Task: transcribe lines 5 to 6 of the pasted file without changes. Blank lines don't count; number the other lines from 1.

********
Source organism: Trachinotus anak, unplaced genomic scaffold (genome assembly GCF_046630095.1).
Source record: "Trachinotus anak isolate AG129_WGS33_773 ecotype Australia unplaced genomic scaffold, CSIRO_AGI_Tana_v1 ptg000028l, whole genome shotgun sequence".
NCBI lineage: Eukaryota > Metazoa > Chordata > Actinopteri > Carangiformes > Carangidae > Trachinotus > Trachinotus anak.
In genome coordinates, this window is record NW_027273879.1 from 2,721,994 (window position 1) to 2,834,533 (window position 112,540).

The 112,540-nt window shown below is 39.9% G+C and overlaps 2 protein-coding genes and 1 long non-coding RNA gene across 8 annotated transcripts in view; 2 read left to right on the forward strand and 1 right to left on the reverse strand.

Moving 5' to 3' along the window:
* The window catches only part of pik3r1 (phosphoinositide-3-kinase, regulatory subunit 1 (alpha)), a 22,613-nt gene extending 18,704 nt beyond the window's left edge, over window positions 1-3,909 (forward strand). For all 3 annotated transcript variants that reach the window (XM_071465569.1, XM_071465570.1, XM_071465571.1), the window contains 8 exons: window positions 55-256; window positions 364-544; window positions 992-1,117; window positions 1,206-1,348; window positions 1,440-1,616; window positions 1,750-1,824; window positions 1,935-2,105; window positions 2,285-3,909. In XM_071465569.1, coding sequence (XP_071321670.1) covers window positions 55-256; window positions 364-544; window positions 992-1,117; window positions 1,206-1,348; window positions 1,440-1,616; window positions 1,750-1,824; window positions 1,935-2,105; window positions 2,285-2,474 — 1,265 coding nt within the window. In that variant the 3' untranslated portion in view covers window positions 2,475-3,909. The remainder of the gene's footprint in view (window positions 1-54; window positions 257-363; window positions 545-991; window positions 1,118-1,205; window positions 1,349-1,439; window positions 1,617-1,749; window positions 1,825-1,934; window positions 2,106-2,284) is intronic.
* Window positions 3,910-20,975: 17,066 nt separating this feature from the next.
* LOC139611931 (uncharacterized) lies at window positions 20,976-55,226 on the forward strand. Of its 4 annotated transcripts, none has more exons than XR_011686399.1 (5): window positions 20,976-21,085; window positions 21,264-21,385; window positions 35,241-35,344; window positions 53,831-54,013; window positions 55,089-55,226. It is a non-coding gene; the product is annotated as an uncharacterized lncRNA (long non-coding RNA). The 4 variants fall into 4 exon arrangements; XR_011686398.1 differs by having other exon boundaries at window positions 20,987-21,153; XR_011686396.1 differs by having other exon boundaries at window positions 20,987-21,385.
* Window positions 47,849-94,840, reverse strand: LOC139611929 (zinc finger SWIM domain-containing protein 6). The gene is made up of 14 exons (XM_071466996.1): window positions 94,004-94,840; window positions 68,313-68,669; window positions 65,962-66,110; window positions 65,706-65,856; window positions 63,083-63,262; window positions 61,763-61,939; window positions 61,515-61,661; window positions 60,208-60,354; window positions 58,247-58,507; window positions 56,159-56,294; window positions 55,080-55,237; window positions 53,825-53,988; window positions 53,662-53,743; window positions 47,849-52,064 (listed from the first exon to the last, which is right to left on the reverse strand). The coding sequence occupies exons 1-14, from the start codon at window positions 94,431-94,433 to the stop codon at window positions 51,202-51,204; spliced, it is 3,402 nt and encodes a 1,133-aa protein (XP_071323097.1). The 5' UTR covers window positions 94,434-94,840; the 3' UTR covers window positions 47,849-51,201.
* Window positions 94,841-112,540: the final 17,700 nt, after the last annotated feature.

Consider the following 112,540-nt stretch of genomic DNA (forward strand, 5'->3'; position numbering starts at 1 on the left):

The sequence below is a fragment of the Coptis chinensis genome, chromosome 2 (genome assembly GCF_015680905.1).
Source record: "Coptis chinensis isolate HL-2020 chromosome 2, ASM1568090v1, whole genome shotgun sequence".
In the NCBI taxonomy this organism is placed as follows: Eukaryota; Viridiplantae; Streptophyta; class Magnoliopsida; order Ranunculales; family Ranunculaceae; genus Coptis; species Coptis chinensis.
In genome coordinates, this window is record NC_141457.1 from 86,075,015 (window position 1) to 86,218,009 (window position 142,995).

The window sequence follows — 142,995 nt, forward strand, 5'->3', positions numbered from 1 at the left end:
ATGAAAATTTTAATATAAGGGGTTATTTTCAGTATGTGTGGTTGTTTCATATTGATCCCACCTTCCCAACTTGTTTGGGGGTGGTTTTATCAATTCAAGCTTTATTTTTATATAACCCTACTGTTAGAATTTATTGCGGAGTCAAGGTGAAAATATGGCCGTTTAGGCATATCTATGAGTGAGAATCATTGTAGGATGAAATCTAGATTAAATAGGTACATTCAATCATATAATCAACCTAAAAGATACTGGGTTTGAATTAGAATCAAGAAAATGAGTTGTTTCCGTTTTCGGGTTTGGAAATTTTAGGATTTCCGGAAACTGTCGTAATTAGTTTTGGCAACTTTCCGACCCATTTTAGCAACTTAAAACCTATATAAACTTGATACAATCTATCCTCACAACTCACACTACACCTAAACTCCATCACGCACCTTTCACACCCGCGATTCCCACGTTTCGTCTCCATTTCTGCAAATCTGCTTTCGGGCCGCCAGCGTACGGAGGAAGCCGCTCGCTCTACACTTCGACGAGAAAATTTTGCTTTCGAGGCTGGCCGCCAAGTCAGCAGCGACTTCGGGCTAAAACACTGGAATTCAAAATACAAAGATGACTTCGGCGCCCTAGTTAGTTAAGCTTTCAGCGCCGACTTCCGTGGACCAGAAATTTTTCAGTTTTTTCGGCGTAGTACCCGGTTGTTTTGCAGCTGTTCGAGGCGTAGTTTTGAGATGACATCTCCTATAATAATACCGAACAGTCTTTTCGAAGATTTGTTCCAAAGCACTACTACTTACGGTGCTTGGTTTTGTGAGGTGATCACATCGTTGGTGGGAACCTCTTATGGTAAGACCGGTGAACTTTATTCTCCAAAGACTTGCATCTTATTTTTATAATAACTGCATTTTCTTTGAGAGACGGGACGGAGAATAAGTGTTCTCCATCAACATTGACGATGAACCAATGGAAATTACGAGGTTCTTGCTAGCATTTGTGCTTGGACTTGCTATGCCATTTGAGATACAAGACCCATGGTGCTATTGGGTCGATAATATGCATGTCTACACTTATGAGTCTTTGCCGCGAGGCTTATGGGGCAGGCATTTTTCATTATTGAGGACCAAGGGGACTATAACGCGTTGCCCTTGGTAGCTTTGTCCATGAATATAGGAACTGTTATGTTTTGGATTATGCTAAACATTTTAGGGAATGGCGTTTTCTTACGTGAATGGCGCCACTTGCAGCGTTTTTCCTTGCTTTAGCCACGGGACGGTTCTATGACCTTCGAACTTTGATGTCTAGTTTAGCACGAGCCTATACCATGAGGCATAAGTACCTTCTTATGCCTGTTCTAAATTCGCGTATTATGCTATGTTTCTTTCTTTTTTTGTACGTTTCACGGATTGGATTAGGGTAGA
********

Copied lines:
The 112,540-nt window shown below is 39.9% G+C and overlaps 2 protein-coding genes and 1 long non-coding RNA gene across 8 annotated transcripts in view; 2 read left to right on the forward strand and 1 right to left on the reverse strand.

Moving 5' to 3' along the window: